Holding the Universe Together
She wasn’t doing a thing that I could see, except standing there leaning on the
balcony railing, holding the universe together.” ~ J. D. Salinger, A Girl I Knew
It feels like we’re holding the universe together sometimes, doesn’t it? Much to our own demise we attempt to handle, prepare and guide everyone and everything around us. I think it’s especially true of women … wives, mothers, sisters, daughters, grandmothers. With items and actions as simple as stirring pots of soup or folding fresh towels or making beds or giving a kiss goodbye as we send our people out into the big, cold world each day. We gather our resources — however small or grand — and do our best to patch things together and make things right for those we love. God gave us extra helpings of love and compassion and kindness, and asked that we use them to make the way easier for others. Oh, sure, we may pause for a breath or contemplative moment. We may lean over the balcony railing and stare out into the distant yonder, but our responsibilities are always there below the surface.
You know that old saying, “To have a child is to have your heart go walking around outside of your chest.” Indeed. But not just a child. Anyone you love. We’re wired to cling to and care for people we love. And just about the time we settle into a nice rhythm — a steady stream of daily living — the interruptions begin. We can laugh or cry or rage against it all or we can turn to the one who eases burdens, answers prayers and does it with a divine wisdom that we cannot discern.
I fell asleep laughing hysterically. Or maybe I was hysterical and laughing. I’m not sure.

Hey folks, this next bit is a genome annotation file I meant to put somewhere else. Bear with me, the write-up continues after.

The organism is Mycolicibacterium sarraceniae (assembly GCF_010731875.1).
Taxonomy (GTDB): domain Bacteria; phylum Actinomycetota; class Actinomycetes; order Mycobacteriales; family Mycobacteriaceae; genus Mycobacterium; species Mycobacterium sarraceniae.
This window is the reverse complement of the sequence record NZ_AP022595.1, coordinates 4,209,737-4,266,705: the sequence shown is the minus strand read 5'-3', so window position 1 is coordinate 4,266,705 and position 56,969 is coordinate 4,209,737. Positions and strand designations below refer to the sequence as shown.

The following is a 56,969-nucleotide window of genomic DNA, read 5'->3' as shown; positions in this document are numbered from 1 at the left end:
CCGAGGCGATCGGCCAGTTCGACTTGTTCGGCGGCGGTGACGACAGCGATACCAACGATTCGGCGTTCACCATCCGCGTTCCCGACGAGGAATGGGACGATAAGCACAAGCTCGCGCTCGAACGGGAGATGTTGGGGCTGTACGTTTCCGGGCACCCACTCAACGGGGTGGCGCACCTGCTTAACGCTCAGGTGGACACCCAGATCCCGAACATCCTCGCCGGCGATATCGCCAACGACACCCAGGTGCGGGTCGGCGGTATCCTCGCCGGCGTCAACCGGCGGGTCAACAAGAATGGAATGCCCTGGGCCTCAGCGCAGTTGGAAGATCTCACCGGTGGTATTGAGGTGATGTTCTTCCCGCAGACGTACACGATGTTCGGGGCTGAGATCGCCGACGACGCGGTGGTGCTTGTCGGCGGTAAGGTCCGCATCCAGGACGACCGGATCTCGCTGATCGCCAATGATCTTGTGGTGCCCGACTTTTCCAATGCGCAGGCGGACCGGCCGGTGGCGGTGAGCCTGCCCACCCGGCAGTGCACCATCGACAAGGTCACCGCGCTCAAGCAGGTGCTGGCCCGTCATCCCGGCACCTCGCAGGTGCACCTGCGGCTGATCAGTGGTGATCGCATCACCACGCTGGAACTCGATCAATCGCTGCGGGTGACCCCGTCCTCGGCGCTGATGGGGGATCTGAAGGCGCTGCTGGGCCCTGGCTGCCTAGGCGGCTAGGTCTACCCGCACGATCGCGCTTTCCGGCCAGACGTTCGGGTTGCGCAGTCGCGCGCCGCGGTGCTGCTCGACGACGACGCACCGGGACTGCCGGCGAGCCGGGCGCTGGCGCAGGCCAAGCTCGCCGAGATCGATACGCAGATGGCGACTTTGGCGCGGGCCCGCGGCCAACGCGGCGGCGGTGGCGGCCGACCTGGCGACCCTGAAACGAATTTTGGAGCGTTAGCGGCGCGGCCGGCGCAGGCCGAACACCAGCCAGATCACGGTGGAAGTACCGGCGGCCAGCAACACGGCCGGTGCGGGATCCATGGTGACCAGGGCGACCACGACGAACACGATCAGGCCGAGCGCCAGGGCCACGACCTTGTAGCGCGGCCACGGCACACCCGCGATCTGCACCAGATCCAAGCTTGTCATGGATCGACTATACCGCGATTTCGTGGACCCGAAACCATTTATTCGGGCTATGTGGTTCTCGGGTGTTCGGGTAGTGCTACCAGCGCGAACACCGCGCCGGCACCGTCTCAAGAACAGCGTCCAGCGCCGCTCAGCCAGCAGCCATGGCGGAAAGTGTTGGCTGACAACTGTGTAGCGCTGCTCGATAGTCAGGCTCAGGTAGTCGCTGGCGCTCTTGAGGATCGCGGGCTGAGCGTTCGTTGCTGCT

Seriously, my sides ache this morning from the giant belly laughs that rocked my world. My husband was situated beside me, attempting to rest comfortably without pressure on his side. He’s sliced and stitched from front to back, with another man-made gash under his arm. He’s bruised and sore and healing. And here’s where the [slight] hysteria started … he took a shower, or tried to shower. The water slowed to a trickle but he persisted until it stopped altogether.
So the pressure switch on the pump went out again. It seems to happen every winter about this time. No one knows why. Usually it’s not a problem, just an inconvenience. This time it’s a challenge. But that’s not all.
We’ve had quite a bit of subzero temperatures of late. On the day before his surgery, I made the final payment on the car he drives to work. Yeehaw! The next day it refused to start.
It was for these and other reasons that my slightly hysterical funny bone began to twitch. But the laughter didn’t overflow until I climbed into bed and opened my Bible to a random page. Except it’s not my Bible, it was my grandma’s Bible. And there, on my random page turn to 2 Corinthians 5:7 she had written TESTING. It was underlined three times. “For we walk by faith, not by sight.”
And I giggled and laughed and shared the joke with my husband.
We are never alone. We have nothing to fear. There will always be sickness, sadness, stubborn cars and faulty, man-made gadgets. We may lose our fresh supply of water. But living water is always available in every second of every situation that could ever befall us.
“Whoever believes in me, as Scripture has said, rivers of living water will flow from within them.” ~ John 7:38
Thanks for the reminder, Grandma.
We don’t need to try to hold the universe together.
God controls the pressure switch and he knows exactly what he’s doing.